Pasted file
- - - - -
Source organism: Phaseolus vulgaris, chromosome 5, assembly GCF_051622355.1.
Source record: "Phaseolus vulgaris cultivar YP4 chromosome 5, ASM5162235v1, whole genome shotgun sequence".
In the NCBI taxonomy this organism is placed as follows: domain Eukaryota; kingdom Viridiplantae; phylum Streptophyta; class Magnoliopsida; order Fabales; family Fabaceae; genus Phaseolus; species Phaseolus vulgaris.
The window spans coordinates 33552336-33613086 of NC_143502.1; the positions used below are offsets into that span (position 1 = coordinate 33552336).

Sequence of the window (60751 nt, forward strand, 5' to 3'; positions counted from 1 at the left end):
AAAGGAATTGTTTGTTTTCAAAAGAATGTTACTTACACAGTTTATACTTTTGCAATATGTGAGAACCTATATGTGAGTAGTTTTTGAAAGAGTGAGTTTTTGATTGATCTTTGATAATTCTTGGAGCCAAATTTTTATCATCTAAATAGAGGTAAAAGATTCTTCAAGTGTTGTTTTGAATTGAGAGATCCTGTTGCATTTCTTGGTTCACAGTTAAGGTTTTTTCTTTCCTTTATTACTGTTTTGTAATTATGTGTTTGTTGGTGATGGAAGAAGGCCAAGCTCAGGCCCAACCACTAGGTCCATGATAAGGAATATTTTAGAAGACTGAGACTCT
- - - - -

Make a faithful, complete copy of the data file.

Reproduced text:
Source organism: Phaseolus vulgaris, chromosome 5, assembly GCF_051622355.1.
Source record: "Phaseolus vulgaris cultivar YP4 chromosome 5, ASM5162235v1, whole genome shotgun sequence".
In the NCBI taxonomy this organism is placed as follows: domain Eukaryota; kingdom Viridiplantae; phylum Streptophyta; class Magnoliopsida; order Fabales; family Fabaceae; genus Phaseolus; species Phaseolus vulgaris.
The window spans coordinates 33552336-33613086 of NC_143502.1; the positions used below are offsets into that span (position 1 = coordinate 33552336).

Sequence of the window (60751 nt, forward strand, 5' to 3'; positions counted from 1 at the left end):
AAAGGAATTGTTTGTTTTCAAAAGAATGTTACTTACACAGTTTATACTTTTGCAATATGTGAGAACCTATATGTGAGTAGTTTTTGAAAGAGTGAGTTTTTGATTGATCTTTGATAATTCTTGGAGCCAAATTTTTATCATCTAAATAGAGGTAAAAGATTCTTCAAGTGTTGTTTTGAATTGAGAGATCCTGTTGCATTTCTTGGTTCACAGTTAAGGTTTTTTCTTTCCTTTATTACTGTTTTGTAATTATGTGTTTGTTGGTGATGGAAGAAGGCCAAGCTCAGGCCCAACCACTAGGTCCATGATAAGGAATATTTTAGAAGACTGAGACTCT